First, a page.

4 Films you shouldn’t miss at the 18th FilmAsia – Asian Film Festival in Prague

These are four films you shouldn’t miss at the FilmAsia – Asian Film Festival in Prague which is taking place from December 1 – 6, 2022 in Prague, Czech Republic.

December 2, 2022 | Friday | Bio Oko | 18:00 pm (with Q&A)
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The First Girl I Loved by Candy Ng, Chiu-hoi Yeung – Hong Kong | 2021 – 93 minutes

Former classmates and perhaps lovers Nam and Yuet reunite after many years at a wedding and recall their shared past. They were very close at a catholic high school, but exactly how close is difficult for them to say. Were they best friends? Deeply in love? Or was it just infatuation? And did that feeling really stay in the past?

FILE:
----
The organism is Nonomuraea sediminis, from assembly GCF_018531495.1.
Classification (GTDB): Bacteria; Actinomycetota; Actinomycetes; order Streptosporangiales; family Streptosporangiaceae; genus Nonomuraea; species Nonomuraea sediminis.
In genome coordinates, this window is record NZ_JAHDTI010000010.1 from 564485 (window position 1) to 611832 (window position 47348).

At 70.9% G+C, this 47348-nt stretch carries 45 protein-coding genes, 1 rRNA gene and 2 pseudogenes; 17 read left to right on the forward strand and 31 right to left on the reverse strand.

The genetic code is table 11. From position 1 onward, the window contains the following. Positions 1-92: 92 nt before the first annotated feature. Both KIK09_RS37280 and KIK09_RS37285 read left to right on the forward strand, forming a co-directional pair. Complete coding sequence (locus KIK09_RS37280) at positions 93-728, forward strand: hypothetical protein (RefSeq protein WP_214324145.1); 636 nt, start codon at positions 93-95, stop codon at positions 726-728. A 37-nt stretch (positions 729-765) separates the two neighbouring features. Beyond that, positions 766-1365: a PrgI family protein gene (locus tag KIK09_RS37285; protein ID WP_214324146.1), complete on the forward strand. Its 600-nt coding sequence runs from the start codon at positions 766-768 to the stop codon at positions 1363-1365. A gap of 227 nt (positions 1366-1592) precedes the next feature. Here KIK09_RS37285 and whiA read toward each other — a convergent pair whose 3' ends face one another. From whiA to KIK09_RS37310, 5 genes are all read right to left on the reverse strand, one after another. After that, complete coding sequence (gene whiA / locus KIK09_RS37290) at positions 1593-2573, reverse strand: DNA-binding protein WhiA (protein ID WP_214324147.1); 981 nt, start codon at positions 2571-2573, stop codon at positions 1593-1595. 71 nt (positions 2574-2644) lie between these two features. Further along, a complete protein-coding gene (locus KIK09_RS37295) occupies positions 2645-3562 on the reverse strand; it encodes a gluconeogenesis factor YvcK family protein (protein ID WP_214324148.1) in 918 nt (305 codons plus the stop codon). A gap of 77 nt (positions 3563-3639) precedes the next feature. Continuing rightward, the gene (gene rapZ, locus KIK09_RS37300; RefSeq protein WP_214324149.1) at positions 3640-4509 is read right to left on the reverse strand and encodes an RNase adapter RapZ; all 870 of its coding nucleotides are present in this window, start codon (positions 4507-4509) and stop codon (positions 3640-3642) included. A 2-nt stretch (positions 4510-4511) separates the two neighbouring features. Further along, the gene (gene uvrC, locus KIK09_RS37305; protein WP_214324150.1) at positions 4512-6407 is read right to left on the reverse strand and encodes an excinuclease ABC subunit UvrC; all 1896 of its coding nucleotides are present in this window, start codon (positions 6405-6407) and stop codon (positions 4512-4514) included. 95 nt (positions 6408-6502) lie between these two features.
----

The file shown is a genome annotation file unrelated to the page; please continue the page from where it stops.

The First Girl I Loved does not give straight answers, but rather raises more questions. The pure and honest bond between the two girls is a reflection of general social problems and LGBTQ+ related issues. It reveals institutionalized restrictions they encounter at school defined by a dogmatic belief that love between two women is a threat to morality and could cost one of the main protagonists her scholarship. It triggers discussions with family members that prove tolerance is not the same as acceptance. This clever coming-of-age romance twists genre conventions by adding a queer theme and thanks to that may raise completely different questions. Yet the attention always remains focused on… love. (FilmAsia 2022)